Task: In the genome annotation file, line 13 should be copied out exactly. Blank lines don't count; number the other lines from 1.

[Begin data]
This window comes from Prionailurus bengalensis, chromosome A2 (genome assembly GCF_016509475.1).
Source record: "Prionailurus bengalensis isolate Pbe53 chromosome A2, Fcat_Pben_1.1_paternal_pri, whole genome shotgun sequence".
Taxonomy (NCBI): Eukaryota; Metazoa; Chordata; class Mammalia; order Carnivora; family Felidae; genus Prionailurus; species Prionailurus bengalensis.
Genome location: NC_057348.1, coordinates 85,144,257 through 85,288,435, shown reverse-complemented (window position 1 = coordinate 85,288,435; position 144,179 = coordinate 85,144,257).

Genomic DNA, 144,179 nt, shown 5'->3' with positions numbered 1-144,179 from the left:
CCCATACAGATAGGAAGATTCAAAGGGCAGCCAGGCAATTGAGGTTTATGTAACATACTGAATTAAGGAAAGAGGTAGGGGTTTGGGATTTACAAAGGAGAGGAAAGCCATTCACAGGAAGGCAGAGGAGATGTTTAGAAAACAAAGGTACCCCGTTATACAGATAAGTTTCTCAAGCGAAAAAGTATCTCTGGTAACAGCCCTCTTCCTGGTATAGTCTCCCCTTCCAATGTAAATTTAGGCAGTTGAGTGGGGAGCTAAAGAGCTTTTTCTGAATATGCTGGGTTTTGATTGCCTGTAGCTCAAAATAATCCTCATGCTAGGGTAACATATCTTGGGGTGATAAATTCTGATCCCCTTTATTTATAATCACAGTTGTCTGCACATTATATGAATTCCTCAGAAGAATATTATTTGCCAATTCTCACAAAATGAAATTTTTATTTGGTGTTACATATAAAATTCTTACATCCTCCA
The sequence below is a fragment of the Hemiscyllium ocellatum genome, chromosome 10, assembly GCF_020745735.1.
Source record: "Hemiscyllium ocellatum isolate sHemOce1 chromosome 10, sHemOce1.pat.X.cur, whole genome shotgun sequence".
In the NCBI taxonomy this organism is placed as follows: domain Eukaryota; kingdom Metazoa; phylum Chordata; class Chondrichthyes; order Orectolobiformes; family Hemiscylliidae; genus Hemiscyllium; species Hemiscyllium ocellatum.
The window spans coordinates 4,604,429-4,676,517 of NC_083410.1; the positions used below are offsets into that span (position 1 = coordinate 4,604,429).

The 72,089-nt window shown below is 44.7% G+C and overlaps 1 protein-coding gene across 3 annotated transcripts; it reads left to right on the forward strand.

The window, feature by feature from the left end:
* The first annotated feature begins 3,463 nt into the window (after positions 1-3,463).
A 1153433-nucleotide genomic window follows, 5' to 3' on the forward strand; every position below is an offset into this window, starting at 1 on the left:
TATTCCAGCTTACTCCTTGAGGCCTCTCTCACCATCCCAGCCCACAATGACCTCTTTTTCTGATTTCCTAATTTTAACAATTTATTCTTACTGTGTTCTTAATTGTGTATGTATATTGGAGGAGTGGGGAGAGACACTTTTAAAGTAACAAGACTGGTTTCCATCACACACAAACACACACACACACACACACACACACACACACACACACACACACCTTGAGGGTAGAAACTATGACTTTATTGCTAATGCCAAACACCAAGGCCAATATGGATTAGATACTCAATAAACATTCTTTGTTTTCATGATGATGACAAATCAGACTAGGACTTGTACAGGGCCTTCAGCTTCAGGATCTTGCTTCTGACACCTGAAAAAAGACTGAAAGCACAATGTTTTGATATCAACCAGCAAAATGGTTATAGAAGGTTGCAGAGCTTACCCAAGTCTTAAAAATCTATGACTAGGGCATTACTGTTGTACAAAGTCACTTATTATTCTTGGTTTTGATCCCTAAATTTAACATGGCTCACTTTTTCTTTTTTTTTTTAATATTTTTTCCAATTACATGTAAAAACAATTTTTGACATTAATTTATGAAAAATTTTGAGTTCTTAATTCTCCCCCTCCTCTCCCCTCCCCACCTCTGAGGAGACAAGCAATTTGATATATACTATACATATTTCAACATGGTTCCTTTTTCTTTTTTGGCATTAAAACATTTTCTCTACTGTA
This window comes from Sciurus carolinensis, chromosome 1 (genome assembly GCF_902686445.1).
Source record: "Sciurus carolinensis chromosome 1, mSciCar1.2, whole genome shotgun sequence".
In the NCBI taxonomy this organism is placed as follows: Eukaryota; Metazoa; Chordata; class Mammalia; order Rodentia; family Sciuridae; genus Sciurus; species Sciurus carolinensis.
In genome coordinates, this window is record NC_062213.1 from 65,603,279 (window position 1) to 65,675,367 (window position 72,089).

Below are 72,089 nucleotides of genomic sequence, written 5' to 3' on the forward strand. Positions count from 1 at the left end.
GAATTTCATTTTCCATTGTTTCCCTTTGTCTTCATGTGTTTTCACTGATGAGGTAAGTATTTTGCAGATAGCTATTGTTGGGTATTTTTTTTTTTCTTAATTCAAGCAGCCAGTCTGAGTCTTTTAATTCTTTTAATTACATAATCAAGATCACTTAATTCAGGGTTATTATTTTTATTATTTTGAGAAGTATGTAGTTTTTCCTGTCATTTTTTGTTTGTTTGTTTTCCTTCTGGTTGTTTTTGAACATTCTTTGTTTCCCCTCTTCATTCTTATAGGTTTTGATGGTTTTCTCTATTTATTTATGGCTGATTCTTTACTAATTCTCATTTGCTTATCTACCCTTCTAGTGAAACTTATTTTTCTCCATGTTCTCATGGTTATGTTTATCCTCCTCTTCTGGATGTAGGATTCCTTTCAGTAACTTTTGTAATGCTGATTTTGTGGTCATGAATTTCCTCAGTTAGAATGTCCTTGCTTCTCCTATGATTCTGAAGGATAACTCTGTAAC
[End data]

* The first annotated feature begins 3,463 nt into the window (after positions 1-3,463).